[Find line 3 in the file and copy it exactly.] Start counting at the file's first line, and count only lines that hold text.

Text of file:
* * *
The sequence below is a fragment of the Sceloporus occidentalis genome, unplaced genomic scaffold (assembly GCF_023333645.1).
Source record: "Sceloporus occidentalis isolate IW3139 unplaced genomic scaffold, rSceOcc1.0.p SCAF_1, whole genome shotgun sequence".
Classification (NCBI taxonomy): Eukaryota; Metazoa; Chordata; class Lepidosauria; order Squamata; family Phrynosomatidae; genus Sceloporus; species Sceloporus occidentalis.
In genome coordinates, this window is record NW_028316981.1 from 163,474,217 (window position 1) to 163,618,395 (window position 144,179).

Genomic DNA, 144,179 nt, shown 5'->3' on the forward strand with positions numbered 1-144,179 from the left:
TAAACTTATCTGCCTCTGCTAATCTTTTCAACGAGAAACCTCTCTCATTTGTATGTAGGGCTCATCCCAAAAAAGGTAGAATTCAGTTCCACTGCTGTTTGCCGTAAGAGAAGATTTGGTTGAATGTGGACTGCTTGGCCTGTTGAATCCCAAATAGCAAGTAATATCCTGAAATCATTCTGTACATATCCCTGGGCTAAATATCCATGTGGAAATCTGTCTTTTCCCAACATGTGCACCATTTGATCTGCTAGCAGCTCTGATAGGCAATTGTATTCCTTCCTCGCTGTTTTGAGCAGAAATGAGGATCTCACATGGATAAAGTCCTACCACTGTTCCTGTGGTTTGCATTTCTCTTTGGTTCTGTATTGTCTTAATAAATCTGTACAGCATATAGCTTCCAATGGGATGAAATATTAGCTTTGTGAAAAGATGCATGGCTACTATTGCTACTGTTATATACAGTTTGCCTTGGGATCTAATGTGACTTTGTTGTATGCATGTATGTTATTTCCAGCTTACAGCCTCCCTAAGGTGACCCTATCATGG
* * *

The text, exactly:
Classification (NCBI taxonomy): Eukaryota; Metazoa; Chordata; class Lepidosauria; order Squamata; family Phrynosomatidae; genus Sceloporus; species Sceloporus occidentalis.